Composite products have increasingly become a common feature of today’s world, used heavily in the building and construction, infrastructure, utility distribution and auto industries.
What are the differences between fiberglass and carbon fiber? Each has slightly different properties that may make it better suited for particular applications. This post breaks down some key differences between fiberglass and carbon fiber.
Fiberglass begins its existence as inorganic silica sand, which along with limestone and soda ash is heated to an extreme temperature ─ 2500 degrees Fahrenheit, to be precise. At this temperature, the sand takes on a molten form. Special forming equipment then draws the molten glass out into incredibly thin strands.
Carbon fiber, by contrast, starts out as organic polymers ─ long molecular strings bound together with carbon atoms. In many cases, these polymers are turned into carbon fiber through the polyacrylonitrile (PAN) process. Polyacrylonitrile is the name of the particular polymer used to create carbon fiber.
The multi-step PAN process involves spinning the polyacrylonitrile into fibers, making chemical alterations to stabilize it, then carbonizing and treating the surface of the fibers.
The result is a fiber even thinner than fiberglass, though it can be introduced to the pultrusion process in exactly the same way as fiberglass.
Fiberglass vs Carbon Fiber
Now that you have a basic idea about the origins of fiberglass and carbon fiber, we look at the differences they display when used as a pultrusion profile.
We highlight four of the most significant points of comparison:
Weight and Strength
Carbon fiber is a fibrous carbon material that is strong and has a lower density than aluminum, corrosion resistance, high-temperature resistance, and electrical conductivity like copper. Carbon fiber is a highly processed material and is commonly used in high-end products.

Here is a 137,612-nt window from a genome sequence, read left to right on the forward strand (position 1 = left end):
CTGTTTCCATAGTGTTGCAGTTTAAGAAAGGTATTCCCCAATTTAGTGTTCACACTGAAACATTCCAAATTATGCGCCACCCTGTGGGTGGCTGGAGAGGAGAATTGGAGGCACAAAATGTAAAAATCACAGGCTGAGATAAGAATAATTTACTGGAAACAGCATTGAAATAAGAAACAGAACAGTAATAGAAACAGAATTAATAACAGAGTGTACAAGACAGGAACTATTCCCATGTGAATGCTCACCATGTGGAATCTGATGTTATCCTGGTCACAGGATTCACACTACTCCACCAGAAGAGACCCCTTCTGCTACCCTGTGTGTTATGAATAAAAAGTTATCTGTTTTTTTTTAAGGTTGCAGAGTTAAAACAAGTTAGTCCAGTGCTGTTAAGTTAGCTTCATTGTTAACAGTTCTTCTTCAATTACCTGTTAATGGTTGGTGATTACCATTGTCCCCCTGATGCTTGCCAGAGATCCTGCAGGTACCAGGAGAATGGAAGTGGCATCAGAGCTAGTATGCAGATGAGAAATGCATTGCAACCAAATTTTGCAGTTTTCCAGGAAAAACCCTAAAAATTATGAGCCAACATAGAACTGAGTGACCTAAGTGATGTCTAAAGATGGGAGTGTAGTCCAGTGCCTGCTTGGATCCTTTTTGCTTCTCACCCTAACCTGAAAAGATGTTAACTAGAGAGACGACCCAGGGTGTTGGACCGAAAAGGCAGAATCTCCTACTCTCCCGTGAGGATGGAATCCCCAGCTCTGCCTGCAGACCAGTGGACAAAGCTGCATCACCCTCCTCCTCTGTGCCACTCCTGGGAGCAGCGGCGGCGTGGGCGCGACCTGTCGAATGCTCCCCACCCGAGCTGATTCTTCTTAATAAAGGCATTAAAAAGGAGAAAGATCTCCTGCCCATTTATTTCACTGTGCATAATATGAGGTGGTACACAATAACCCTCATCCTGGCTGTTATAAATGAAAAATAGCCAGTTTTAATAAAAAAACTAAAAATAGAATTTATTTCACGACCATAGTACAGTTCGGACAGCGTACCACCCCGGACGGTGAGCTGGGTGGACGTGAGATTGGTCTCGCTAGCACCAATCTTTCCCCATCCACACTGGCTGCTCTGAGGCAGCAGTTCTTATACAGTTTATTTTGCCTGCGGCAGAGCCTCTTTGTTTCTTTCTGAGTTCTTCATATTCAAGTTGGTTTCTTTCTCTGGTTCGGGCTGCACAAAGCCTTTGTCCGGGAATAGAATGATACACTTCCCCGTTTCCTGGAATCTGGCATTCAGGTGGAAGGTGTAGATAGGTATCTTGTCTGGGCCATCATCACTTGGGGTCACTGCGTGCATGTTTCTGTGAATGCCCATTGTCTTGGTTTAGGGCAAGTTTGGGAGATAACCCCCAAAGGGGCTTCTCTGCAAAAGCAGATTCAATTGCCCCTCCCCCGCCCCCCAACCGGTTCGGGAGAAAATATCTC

The advantage is that it is relatively lightweight, is very conductive electrical and thermally as well as providing high mechanical properties. Carbon weighs about 70% of fiberglass.
Carbon fiber can be processed into fabrics, felts, mats, tapes, paper and other materials. It is sometimes added as a reinforcing material to materials such as resin, metal, ceramic, concrete, etc. to form a composite material. Carbon fiber-reinforced composite materials can be used as aircraft structural materials, electromagnetic shielding materials, artificial ligaments and other body substitute materials, as well as for the manufacture of motorboats, industrial robots, automotive leaf springs and drive shafts.
Carbon fiber also exhibits a greater fiber strength than fiberglass. This allows a smaller and lighter carbon section to have the same strength of a bigger and heavier fiberglass section
For instance, carbon fiber has a fiber strength of 4127, while the type of fiberglass known as E Glass has a fiber strength of 3450 — approximately 16% less.
However, the differences between the two materials come into focus when you consider these factors in tandem. The strength-to-weight ratio expresses the strength of each material relative to its weight.
E Glass has a strength-to-weight of 564, while carbon fiber has a strength-to-weight of 1013 — nearly twice as strong.